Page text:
As trade grew at St Aubin the demand grew for better harbour facilities and King Charles II ordered a pier to be built, paid for by import dues. The States wanted it to run out from the shore to the south of where today's southern pier lies, but time slipped by without work starting and the Governor, Sir Thomas Morgan decided to take charge and ordered a pier to be built out from the fort in 1675.

It was not until 1754 that work began on the south pier, and 36 years later the merchants who had established themselves in the growing little town constructed a quay the length of the shoreline, reclaiming a considerable depth of land to add to their gardens in the process.

Trade at St Aubin grew strongly and in 1816 the north quay was constructed, creating an enclosed harbour. It was not unusual for 30 merchant vessels to be tied up at one time, loading and unloading cargoes. The only problem was that everything had to be transferred by cart to St Helier across the beach, because there was no coastal road at the time, and eventually the States decided that St Helier had to have its own port. Despite the construction of a road from St Helier to La Haule in 1810, and then on to St Aubin in 1844, and the arrival of the railway in 1870, St Aubin could not compete with the new facilities provided in St Helier and its days as a commercial port were numbered.

St Aubin in 1840. The port had already lost much of its business to St Helier


The growth in the community at St Aubin led to a demand for their own church, to avoid the long walk to St Brelade's Parish Church and back. A petition by the merchants to the Bishop of Winchester complained:"The town is distant from its Parish Church about two miles. The road is difficult by reason of rugged ascents, and a great way on moving sands. The inhabitants are exposed to great fatigue in summer by the scorching heat and in winter by tempestuous winds, from which there is no shelter". Even worse, there was insufficient time to return home between morning and evening services so those attending had to pass the time in an inn near the church.

Permission was given to build a chapel of ease and the new church was in use by 1749, although it was condemned as unsafe in 1887 and replaced by the present St Aubin on the Hill Church. Methodism came to St Aubin in the late 18th century, causing considerable unrest, but in due course a chapel was built in 1817, to be replaced by the building which still stands on the Boulevard, in 1868. Roman Catholics used a hall on Mont les Vaux for many years before building their seafront church.


St Aubin has six main streets. The coast road from St Helier is known as Victoria Road and the centre of the town is Charing Cross, off which lead the Bulwarks and Bulwarks Hill (Mont du Boulevard) at the far end; St Aubin's Hill, or Mont les Vaux; High Street and Market Hill. The High Street has a number of interesting houses. At the bottom L'Ancienneté was the home of John Janvrin , Peterborough House is named after Francis Jeune, Bishop of Peterborough, who was born there in 1806; and St Magloire was the home of Charles Robin, the famous founder of the cod fishing business on Canada's Atlantic coast.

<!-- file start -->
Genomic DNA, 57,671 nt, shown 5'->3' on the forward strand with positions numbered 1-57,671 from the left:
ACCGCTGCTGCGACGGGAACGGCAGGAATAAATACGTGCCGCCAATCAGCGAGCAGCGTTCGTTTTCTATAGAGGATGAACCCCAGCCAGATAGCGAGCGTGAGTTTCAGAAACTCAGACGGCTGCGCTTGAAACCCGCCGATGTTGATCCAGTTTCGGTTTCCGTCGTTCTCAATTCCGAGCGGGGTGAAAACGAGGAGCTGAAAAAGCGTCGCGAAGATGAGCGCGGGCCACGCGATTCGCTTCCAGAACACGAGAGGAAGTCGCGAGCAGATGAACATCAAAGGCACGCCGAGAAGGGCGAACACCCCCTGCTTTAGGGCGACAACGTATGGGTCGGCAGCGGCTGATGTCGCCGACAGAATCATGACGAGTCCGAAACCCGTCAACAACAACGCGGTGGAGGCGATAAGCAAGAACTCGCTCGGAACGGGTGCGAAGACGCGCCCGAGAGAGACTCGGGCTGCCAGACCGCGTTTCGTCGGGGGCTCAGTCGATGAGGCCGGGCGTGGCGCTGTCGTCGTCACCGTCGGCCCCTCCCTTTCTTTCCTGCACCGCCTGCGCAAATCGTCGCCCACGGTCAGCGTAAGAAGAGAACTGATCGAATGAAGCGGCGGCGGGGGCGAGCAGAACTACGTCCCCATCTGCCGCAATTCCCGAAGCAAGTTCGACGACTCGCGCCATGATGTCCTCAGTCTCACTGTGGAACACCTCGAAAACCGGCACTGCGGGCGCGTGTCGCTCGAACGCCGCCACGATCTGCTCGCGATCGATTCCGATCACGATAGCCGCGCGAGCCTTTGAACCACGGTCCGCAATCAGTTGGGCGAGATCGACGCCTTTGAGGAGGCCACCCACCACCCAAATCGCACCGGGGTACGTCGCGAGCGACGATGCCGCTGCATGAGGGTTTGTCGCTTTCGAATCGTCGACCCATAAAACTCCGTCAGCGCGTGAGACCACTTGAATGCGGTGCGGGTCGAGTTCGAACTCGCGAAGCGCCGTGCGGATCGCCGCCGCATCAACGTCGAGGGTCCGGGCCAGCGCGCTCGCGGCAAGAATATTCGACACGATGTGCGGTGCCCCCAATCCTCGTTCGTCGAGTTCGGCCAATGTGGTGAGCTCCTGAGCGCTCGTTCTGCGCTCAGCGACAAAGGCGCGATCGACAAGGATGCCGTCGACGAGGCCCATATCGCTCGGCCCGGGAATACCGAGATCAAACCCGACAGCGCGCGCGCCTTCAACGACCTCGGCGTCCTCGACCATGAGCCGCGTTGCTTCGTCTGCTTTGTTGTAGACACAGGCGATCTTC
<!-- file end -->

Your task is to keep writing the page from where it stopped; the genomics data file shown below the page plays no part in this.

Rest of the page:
The brook which runs down the side of Mont les Vaux is called Egouttepluie (raindrops) and it once drove a mill, which is mentioned in records as far back as 1269 and parts of which remain today.


St Aubin has seen exciting and sad days. During the Civil War, when Sir George Carteret's privateers were plundering shipping in the Channel they would return to St Aubin with their prizes. Carteret's captains brought their families from England to live in style in Jersey. However, none were immune from the outbreak of the plague in 1626, when 105 people died in five months, many of them buried in their own gardens.

A picture by Singleton of the Terminus Hotel

Further articles

Heritage entry

The Jersey Heritage Historic Environment Record website has this description of the harbour:

'Harbour, 18th - 19th century. St Aubin was the main port for commercial trade to Jersey during the 17th century until the early 19th century - offering shelter to the growing number of merchant vessels collecting and delivering cargo and goods to the island. Ships were originally loaded and unloaded by carts at low tide - the main anchorages being in Belcroute or in the lee of the Fort. Work began on the first stone quay, out at the Fort, in 1680. Work on the present harbour began in 1765 when a short stone jetty was built on the southern side. This was lengthened in the 1790s when the Bulwarks, in front of the old merchants houses, were also built. The northern arm (now occupied by the Parish Hall) was built in 1810, and the final enclosing arm built in 1819 - constructed of random, dry jointed granite masonry, with parapet walls on the seaward sides. During the 19th century a number of shipbuilders were based around the harbour or across on the Fort. The area of the designation encompasses the harbour arms and associated 18th / 19th century structures that contribute to the significance and character of the tidal harbour site, including the granite seawall that forms the landward side along Le Boulevard, the various slipways and iron railings, ancillary structures of historical value such as the cannon bollard; and German World War II defences.

1846 artist's impression of the Boulevard, north pier and St Aubin's Bay seafront


  • The Bailiwick of Jersey by G R Balleine
  • Buildings and Memorials of the Channel Islands by Raoul Lempriere